Universities are under attack in many countries. They are often presented as potentially another form of business governed by the principles of the market. Universities are being encouraged to undergo a transformation to foster ‘entrepreneurship’ and prepare people for jobs. And yet we would expect these institutions to serve much wider purposes than simply those of the economy and employment and to contribute to the generation of a healthy and genuinely democratic public environment.
Harmonisation measures, adopted throughout the European Union, carry with them a series of bureaucratic procedures. This has shifted the balance of power between academia and administration in favour of the latter.
Measurement becomes a very important aspect of this situation. As a result, quality is judged primarily through the translation of complex processes into quantitative indicators - easily measured outcomes.
Courses once lauded for their length and depth of analysis have been shortened in a form of segmentation of knowledge and ‘competences.’ They are ‘outcomes based.’ Academics are meant to be made ‘accountable’ through compliance with time-consuming bureaucratic procedures.
Furthermore, most funded research takes the form of R&D and is often evaluated through the amount of money it manages to attract.
Community work is frowned upon or is confined to second- or third-class institutions in a proposed diversified system intended to classify higher education institutions into different leagues: a league of ‘world class’ research universities, a lower tier of ‘teaching universities’ with regional universities straddling their borders.
There is the danger of possible separation between teaching and research. Privatisation is encouraged, and the distinction between private and public is blurred as public funds are often siphoned for private ends. Overburdening with teaching can result in few research opportunities for certain academics. Time for non-rewarded but publicly useful commitments is denied. Departments often become little more than appendages to companies and ministries that provide the funding. There is talk of ‘internationalisation’ - the ability to attract students from outside the EU. These students can pay high fees and, therefore, help raise university revenue. The onset of private universities in many countries, including Turkey and new EU member states, such as Cyprus, Estonia, Hungary, renders the bottom line higher education’s key feature.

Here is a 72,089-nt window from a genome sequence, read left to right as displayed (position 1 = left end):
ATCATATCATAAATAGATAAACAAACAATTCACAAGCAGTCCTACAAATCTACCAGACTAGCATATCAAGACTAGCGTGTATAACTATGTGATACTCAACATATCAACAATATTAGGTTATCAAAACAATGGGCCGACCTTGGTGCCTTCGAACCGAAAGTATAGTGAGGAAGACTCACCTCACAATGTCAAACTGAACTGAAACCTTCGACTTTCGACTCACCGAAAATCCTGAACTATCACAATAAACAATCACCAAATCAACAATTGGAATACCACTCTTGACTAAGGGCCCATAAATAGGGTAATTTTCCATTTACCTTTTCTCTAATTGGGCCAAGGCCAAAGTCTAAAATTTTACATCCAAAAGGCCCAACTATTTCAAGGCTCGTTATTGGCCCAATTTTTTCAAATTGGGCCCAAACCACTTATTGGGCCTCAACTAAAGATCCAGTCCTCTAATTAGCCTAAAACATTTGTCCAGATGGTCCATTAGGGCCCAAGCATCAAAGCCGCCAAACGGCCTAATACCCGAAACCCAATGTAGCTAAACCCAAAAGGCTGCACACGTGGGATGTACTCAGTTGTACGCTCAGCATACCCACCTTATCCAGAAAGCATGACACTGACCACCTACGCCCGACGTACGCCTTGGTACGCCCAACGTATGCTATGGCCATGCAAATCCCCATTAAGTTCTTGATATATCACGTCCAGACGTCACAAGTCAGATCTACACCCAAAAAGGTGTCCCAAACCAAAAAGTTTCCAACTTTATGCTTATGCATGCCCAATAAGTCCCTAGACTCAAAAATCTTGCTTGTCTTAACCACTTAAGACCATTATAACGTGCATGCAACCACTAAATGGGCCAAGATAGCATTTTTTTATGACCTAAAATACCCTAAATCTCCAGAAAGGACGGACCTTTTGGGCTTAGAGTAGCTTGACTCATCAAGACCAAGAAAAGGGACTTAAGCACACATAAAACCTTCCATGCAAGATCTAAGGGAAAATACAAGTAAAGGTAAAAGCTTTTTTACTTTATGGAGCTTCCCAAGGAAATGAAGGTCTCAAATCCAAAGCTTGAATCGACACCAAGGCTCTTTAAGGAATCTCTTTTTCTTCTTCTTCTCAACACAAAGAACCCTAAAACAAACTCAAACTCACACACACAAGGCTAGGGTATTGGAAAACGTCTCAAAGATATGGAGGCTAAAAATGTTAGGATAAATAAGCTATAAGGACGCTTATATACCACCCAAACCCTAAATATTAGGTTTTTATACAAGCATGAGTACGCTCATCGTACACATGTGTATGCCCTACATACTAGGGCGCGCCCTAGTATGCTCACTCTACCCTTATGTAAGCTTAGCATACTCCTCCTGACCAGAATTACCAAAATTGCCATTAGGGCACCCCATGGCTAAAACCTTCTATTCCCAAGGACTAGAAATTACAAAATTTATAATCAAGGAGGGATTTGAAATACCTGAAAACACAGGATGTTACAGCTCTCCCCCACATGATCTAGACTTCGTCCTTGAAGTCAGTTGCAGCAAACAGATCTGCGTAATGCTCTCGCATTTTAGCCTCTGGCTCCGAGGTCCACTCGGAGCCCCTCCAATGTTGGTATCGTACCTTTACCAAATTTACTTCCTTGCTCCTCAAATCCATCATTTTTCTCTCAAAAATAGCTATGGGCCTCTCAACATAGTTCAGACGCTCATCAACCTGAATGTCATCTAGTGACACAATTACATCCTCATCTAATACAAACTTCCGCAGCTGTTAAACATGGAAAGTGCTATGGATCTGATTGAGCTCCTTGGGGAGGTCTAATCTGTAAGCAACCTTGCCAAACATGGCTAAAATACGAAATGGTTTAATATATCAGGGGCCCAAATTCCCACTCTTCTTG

Universities are hindered in attempts to contribute to a democratic public sphere. They serve as ‘training agencies’ in a system which fails to provide jobs and yet turns this ‘jobs crisis’ into a ‘skills crisis.’ Areas without an immediate utilitarian purpose suffer, and the relevant departments have to reinvent themselves in ‘employability’ terms. When the bottom line becomes the key factor, especially in private universities, with many of them benefiting from indirect state funding (e.g. scholarships for students or stipends in our case, tax deductions and rebates), then the emphasis is on ‘teaching to the test’ rather than on striking a balance between teaching and research.
While access to higher education is encouraged, the much coveted ‘middle class jobs’ are hardly available. University graduates therefore become déclassé in many parts of the world. ‘Employability’, after all, does not mean actual employment. As an Austrian student once put it to me: “We will have higher educational degrees than our parents, but we will never attain their standard of living.”
Academics, students and people at large need to engage in a struggle for a rethink and renewal of higher education as a vital public space within a democracy.
Education is important not for simply ‘employability’ but also for the development of a genuinely democratic public environment. This is where students and academics are called upon to join forces with others, as was the case in Vienna with university students and academics joining Kindergarten teachers in the ‘Unibrennt’ (University Burns) actions. The coming together of various forces around higher education and the fallacy of the ‘learn to earn’ slogan was presumably also the case with the ‘debtocracy’ protests of the indignados where higher education was, together with many other issues, the cause of popular indignation.
The neo-liberal reform of universities has offered a splendid opportunity for academics and students to continue to join forces as ‘public intellectuals’ and not only denounce university neo-liberal reform, but also turn what is already a public issue - education as a public good - into a broader all-encompassing public concern.
Students in Austria, Hungary, Croatia, London and elsewhere joined forces with academics in not only protesting but also creating experimental alternative university settings (e.g. Tent City University in ‘Occupy London’).
The mobilisation often becomes international, as with protesting Hungarian students blocking a train of higher education experts trying to make it to Vienna for a meeting, as students in both countries coordinated their protest efforts.
The protestors connected critiques of this reform with the broader critiques of the neo-liberal reforms intended to turn the world into one large marketplace. Neo-liberal reforms and developments lead to public spaces being turned into commodities, to be bought and sold - spaces that are encroached by corporate forces, the very same forces that ushered in one of the deepest economic and social crises in the history of humanity.
Peter Mayo is Professor in the Department of Education Studies, Faculty of Education, University of Malta.